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Stars: Robert Downey Jr, Robert Duvall, Vera Farmiga, Vincent D’Onofrio, Jeremy Strong, Dax Shepard, Leighton Meester, Billy Bob Thornton, Ken Howard, Emma Tremblay, Balthazar Getty, David Krumholtz, Grace Zabriskie, Sarah Lancaster, Mark Kiely
Director: David Dobkin
There’s something enjoyably old-fashioned about the story concocted by director David Dobkin and Nick Schenk, the latter co-writing the melodramatic blend of clashing family emotions and courtroom drama with Bill Dubuque. The dialogue is deft and imbued with a sharp cynicism that helps give the key characters credible depth.
More importantly, perhaps, The Judge gives Robert Downey Jr an opportunity to act rather than simply strut around cased in metal and movie magic as Iron Man or playing a rather less-than-convincing Sherlock Holmes.
Here he hits the mark as a conscience-free (he urinates on an opposing attorney in the courtroom toilet) big-time (“Innocent people can’t afford me”) Chicago lawyer who heads home to small-town Indiana for his mother’s funeral and a less than welcome reunion with his estranged father Robert Duvall and brothers Vincent D’Onofrio and oddball Jeremy Strong.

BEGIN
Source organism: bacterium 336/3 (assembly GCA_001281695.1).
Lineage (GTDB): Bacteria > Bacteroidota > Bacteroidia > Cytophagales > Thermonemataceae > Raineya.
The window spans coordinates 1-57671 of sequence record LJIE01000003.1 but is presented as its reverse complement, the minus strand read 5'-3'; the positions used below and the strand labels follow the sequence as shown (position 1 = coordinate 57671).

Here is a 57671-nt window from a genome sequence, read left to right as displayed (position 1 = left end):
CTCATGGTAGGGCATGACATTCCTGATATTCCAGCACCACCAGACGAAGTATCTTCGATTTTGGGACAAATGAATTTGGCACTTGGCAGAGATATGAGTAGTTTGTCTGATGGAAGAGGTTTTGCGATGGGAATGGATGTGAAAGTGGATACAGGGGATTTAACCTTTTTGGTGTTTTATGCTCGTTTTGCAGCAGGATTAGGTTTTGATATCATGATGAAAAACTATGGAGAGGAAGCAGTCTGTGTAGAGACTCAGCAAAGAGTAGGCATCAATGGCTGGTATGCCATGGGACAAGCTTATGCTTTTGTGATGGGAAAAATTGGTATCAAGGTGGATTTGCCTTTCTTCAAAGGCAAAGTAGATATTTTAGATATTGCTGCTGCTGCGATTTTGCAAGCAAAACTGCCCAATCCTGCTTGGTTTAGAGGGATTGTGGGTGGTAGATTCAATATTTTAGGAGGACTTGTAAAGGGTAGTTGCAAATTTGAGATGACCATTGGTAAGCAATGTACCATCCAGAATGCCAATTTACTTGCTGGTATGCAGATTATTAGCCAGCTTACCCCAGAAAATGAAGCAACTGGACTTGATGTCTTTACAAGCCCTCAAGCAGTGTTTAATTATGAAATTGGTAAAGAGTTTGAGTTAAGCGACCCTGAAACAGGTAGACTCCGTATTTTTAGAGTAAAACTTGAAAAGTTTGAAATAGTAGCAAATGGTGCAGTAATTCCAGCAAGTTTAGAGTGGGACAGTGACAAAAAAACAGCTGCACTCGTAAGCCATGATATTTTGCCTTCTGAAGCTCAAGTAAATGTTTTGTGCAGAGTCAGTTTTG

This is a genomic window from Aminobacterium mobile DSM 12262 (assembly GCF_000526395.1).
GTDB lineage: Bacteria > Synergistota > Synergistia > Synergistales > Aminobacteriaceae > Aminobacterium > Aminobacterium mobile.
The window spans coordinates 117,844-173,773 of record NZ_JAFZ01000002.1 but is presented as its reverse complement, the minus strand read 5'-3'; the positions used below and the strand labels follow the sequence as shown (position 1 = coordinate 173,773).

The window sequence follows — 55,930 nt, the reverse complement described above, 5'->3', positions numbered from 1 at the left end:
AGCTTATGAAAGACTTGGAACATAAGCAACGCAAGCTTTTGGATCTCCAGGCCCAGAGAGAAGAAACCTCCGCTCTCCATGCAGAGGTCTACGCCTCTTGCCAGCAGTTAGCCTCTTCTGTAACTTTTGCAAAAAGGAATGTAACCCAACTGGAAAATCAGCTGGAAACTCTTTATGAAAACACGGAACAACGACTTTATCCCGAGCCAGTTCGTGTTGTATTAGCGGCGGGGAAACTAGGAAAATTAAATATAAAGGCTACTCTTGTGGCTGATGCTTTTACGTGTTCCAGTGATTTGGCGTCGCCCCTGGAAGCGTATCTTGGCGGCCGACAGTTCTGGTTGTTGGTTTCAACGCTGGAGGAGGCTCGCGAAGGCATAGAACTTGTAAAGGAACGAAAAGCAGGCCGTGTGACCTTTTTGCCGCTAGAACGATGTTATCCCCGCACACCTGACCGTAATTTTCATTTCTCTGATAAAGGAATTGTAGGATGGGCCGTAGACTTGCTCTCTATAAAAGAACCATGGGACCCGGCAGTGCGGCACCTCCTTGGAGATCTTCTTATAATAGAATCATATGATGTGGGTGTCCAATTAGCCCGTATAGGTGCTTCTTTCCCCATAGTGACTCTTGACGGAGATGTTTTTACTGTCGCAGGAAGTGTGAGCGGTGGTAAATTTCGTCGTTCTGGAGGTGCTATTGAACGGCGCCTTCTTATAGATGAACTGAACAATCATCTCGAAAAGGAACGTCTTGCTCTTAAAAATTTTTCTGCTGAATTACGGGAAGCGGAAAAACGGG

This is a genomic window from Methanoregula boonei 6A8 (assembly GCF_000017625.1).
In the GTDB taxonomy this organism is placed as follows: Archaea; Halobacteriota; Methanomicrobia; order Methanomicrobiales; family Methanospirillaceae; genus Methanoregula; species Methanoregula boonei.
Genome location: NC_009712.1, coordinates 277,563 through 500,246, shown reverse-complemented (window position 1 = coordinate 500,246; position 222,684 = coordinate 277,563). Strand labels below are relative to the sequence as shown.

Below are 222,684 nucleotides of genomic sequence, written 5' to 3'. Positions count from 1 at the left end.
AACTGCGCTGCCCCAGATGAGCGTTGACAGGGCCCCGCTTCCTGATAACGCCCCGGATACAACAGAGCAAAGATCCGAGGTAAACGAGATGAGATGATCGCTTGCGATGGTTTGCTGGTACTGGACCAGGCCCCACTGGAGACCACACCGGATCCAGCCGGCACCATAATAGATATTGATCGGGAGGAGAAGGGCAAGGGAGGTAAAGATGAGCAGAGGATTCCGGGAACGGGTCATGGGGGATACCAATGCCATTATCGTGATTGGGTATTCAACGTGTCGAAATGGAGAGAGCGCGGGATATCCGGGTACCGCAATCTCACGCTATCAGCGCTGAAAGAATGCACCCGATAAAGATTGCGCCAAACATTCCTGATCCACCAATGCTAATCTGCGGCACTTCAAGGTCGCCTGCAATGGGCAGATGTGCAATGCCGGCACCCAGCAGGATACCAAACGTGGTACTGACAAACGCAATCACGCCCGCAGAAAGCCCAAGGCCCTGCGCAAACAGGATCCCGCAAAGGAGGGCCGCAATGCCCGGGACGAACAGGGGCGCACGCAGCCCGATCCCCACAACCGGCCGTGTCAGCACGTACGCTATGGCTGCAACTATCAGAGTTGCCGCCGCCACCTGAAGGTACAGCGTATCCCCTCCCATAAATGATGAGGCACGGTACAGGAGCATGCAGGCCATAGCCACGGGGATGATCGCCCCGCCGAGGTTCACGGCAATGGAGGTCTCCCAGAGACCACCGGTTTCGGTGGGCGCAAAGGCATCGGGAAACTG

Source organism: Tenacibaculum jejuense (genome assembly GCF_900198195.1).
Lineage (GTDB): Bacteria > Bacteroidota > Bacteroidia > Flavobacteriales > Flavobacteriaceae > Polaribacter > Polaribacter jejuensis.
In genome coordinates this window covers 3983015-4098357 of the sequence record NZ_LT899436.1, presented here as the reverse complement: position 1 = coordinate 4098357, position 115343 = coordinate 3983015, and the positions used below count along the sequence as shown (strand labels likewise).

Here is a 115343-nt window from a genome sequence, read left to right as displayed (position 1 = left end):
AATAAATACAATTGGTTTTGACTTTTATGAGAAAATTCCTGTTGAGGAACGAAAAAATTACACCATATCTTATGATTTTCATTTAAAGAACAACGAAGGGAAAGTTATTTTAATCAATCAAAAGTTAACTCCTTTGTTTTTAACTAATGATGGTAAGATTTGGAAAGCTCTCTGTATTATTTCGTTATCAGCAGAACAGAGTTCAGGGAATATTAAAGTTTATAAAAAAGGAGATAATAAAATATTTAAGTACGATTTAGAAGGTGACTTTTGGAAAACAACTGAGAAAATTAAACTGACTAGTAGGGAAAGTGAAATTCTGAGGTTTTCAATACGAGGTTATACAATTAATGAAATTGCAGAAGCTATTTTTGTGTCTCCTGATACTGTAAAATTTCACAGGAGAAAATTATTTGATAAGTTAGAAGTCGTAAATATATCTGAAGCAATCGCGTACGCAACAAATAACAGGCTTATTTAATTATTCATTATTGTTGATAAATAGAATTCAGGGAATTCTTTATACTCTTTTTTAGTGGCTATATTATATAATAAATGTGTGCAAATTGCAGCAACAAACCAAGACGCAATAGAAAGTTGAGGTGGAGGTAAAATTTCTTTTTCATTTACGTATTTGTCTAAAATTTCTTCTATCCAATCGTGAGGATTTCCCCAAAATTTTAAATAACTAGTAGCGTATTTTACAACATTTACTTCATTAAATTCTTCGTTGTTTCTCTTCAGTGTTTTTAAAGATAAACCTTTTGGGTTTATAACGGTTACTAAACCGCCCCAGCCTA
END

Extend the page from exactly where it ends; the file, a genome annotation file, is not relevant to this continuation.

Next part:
It doesn’t take long for Downey Jr to fall out with his family again. But when bloody-minded local judge Duvall is arrested on a charge of murder, Dobkin deftly switches from backbiting family feuding to a gripping courtroom thriller where Downey Jr joins novice local defence lawyer Dax Shepard in court, a task that after being told a local in a bar tells him his father “thinks he runs this town – your dad’s a piece of shit” that turns out to be far from easy.
Billy Bob Thornton scores, too, as Duvall’s silky-spoken prosecutor, D’Onofrio is his usual quivering-with-subtext self-consciousness and Vera Farmiga and Leighton Meester handle their relatively minor roles effectively.
But the show rightly belongs to Downey Jr and Duvall who give their all without overdoing it and even succeed in bringing off a rather over-emotional climax.
USA 2014. UK Distributor: Warner Brothers. Colour.
141 minutes. Widescreen. UK certificate: 15.
Guidance ratings (out of 3): Sex/nudity 0, Violence/Horror 2, Drugs 0, Swearing 2.
Review date: 31 Oct 2014